“This ancient civilization, which has thousands of years of diplomatic experience and gave us Sun Tzu and all his subtlety, has given us some ham-handed diplomacy for the last few years,” one geostrategist told me. “It’s not just the air defense zone, which is needlessly provocative in itself”: It’s a host of greater and lesser provocations, from bumbling its response to the Typhoon Haiyan disaster in the Philippines to building outposts on disputed islets. In this case, Beijing drew the air defense zone so broadly that it infringes not only on Japanese territorial claims but on South Korean ones as well.
“It basically throws cold water on the South Korea government in its efforts to engage with China,” said Ellen Kim, assistant director of the Korea program at the Center for Strategic and International Studies. Korean President Park Geun-hye made sure to meet with China’s new leader, Xi Jinping, while pointedly stiff-arming Japan’s Prime Minister Shinzo Abe. That stance played well with the many South Koreans who resent Abe’s refusal to acknowledge the true brutality of three decades of Japanese occupation. But the Saturday declaration came as a “shock,” Kim told me, “and this certainly affects public opinion about China.”
Specifically, the new air defense zone covers Ieodo Island, an uninhabitable reef, where Beijing and Seoul have disputed ownership for years, and it overlaps South Korea’s preexisting air defense zone by a strip more than 70 miles long and 12 miles wide. So after years of cultivating Seoul and exploiting 137 years of enmity between South Korea and Japan, the Chinese have managed to give the two mutually distrustful democracies something to agree on.
Two years ago, Seoul shut down remarkable talks with Tokyo that would have resulted in sharing highly classified intelligence. The relationship, at best, is one of fits and starts. This year, the two nations’ navies participated in a well-publicized joint exercise, though they still needed the US as chaperone, and their pilots trained together in the US Air Force’s Red Flag wargames. This Saturday, China did more to advance the cause of Japanese-Korean cooperation than have years of American nudging.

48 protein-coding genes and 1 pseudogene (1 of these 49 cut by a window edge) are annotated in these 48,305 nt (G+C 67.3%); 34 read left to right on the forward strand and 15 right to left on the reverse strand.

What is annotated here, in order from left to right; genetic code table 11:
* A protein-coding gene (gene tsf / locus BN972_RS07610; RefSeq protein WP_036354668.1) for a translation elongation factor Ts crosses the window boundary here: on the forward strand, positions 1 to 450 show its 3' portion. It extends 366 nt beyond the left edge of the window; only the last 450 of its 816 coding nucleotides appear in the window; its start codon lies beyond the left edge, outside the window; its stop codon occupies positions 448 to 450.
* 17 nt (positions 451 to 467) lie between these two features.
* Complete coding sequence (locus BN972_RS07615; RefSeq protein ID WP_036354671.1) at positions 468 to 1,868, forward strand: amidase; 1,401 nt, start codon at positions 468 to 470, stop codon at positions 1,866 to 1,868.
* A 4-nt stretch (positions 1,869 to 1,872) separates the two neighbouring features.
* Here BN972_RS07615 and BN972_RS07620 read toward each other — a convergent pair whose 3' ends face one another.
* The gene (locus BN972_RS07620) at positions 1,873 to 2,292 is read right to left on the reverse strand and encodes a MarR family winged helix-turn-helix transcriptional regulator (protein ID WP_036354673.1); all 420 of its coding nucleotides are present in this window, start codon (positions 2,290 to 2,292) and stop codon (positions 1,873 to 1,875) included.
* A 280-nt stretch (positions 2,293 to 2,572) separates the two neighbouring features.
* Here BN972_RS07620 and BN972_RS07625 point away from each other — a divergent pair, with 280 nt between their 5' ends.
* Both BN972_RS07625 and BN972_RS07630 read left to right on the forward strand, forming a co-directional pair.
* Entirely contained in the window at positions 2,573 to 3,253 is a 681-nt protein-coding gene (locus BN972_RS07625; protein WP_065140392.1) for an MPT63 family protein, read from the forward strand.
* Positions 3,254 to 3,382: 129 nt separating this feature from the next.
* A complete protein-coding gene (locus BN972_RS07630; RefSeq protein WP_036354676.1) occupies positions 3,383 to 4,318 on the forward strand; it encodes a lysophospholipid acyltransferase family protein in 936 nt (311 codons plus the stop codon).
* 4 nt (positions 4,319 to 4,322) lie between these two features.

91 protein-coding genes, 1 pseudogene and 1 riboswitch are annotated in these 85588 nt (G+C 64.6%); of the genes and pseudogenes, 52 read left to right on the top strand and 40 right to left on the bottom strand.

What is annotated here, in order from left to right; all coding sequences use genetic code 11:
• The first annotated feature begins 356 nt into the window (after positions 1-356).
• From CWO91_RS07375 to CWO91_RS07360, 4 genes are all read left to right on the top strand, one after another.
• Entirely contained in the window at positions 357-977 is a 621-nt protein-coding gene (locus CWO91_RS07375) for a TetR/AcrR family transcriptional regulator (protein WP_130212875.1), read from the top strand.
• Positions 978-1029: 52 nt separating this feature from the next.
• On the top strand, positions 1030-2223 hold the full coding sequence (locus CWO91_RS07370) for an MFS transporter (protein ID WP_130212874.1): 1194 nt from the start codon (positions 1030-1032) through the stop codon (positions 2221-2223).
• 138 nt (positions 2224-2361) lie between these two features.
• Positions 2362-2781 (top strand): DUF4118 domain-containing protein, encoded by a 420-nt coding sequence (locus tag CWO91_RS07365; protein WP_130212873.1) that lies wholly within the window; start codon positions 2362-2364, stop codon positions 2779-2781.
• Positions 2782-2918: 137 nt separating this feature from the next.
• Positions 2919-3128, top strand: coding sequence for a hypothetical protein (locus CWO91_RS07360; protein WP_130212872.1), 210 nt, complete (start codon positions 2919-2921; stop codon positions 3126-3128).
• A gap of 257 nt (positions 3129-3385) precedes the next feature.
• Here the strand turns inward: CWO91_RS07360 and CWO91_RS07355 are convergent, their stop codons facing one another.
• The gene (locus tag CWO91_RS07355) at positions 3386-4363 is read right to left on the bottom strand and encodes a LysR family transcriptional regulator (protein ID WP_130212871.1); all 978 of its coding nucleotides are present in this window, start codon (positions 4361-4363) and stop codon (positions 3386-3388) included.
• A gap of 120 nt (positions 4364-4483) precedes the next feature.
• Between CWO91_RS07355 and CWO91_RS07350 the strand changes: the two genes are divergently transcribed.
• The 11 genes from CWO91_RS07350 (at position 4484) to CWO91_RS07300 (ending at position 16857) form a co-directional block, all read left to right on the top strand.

Not everyone I talked to was optimistic. “Are we actually going to see Japanese and South Korean cooperation grow out of this?” asked Heritage Foundation expert Dean Cheng. “If we do, I’ll be the first to agree I was wrong and the Chinese have shot themselves in the foot.” So far, though, he argued, Chinese provocations have provoked stern rhetoric and a much-hyped but underfunded US “Pacific pivot,” but no really effective strategic response. “Yeah, they’re not going to win homecoming queen,” Cheng told me. “How much does that bother them?”
Every other expert I talked to, however, agreed that the Chinese strategy is self-defeating. “In provoking everyone, they are once again overshooting,” said Patrick Cronin, head of the Asia-Pacific Security Program at the Center for a New American Security.
“It is a deliberate policy approved at the highest levels,” Cronin told me, but that doesn’t make it a good one. Nor does it mean that the top leaders can fully control what they unleash. “Policy machinery is cumbersome and bureaucratic, [and] many military and civilian law-enforcement agency activities are delegated and locally driven, rather than some clever, thought-through, top-down decision made in Beijing,” he said. The People’s Liberation Army in particular “is an increasingly independent actor.”
That doesn’t mean the PLA is out of control, let alone defying its civilian masters in some kind of Strangelovian rush to war. The problem is that the Chinese military speaks with a louder voice than any civilian agency when it comes to the Western Pacific.
The recently concluded Third Party Plenum did pledge to create a civilian-led “National Security Council” or “State Security Council” (either translation is apparently correct). So far, though, all public signs are that the council will focus on internal security against “terrorists, extremists, and separatists” rather than on external affairs, although Cronin’s Chinese sources tell him it will play a major role in both. Whatever happens with the Chinese sort-of-NSC, however, for now the military has clearly taken the lead.
To start with, it was China’s Ministry of Defense that announced the Air Defense Identification Zone on Saturday (at 10 am Beijing time, 11 pm Friday here). Since then, the civilian Foreign Ministry has played a relatively quiet and supporting role, making just two official comments on the subject, while the Defense Ministry has noisily played the lead. Just compare the Foreign Ministry homepage — the lead item is about the British Prime Minister’s forthcoming visit — to the Defense Ministry’s blaring red website.